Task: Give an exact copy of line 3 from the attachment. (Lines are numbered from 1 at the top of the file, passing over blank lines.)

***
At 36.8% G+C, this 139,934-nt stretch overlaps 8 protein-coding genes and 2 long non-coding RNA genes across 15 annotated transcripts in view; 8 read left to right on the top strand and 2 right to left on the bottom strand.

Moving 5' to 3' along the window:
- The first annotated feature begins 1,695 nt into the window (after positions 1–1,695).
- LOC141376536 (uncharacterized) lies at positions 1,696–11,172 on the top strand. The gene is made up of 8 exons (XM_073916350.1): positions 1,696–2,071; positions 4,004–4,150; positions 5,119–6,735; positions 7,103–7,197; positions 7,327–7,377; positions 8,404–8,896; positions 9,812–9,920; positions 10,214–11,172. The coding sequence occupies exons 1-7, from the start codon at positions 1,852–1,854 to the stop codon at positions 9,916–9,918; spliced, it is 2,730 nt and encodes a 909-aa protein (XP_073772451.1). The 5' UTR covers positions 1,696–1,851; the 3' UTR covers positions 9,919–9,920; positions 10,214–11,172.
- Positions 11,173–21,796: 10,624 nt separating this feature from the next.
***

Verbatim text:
- The first annotated feature begins 1,695 nt into the window (after positions 1–1,695).